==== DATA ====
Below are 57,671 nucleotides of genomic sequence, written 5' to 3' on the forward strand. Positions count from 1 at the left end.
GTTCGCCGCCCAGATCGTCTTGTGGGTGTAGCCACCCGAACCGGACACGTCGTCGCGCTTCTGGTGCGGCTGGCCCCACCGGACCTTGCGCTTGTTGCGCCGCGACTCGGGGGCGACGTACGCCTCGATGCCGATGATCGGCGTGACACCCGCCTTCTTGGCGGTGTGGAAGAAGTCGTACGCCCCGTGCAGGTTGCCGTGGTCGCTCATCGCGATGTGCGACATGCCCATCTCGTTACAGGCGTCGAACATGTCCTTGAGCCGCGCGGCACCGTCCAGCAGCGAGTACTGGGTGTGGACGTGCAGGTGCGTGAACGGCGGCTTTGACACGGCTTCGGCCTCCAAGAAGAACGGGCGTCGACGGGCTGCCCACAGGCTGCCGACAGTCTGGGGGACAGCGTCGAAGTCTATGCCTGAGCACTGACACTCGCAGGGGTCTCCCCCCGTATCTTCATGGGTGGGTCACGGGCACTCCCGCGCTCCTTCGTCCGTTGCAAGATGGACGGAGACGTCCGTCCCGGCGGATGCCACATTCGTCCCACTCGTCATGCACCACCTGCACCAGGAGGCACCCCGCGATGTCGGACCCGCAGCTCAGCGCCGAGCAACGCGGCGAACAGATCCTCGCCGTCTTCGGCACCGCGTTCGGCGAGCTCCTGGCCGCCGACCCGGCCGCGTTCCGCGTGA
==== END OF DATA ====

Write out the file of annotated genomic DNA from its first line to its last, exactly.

Below are 57,671 nucleotides of genomic sequence, written 5' to 3' on the forward strand. Positions count from 1 at the left end.
GTTCGCCGCCCAGATCGTCTTGTGGGTGTAGCCACCCGAACCGGACACGTCGTCGCGCTTCTGGTGCGGCTGGCCCCACCGGACCTTGCGCTTGTTGCGCCGCGACTCGGGGGCGACGTACGCCTCGATGCCGATGATCGGCGTGACACCCGCCTTCTTGGCGGTGTGGAAGAAGTCGTACGCCCCGTGCAGGTTGCCGTGGTCGCTCATCGCGATGTGCGACATGCCCATCTCGTTACAGGCGTCGAACATGTCCTTGAGCCGCGCGGCACCGTCCAGCAGCGAGTACTGGGTGTGGACGTGCAGGTGCGTGAACGGCGGCTTTGACACGGCTTCGGCCTCCAAGAAGAACGGGCGTCGACGGGCTGCCCACAGGCTGCCGACAGTCTGGGGGACAGCGTCGAAGTCTATGCCTGAGCACTGACACTCGCAGGGGTCTCCCCCCGTATCTTCATGGGTGGGTCACGGGCACTCCCGCGCTCCTTCGTCCGTTGCAAGATGGACGGAGACGTCCGTCCCGGCGGATGCCACATTCGTCCCACTCGTCATGCACCACCTGCACCAGGAGGCACCCCGCGATGTCGGACCCGCAGCTCAGCGCCGAGCAACGCGGCGAACAGATCCTCGCCGTCTTCGGCACCGCGTTCGGCGAGCTCCTGGCCGCCGACCCGGCCGCGTTCCGCGTGA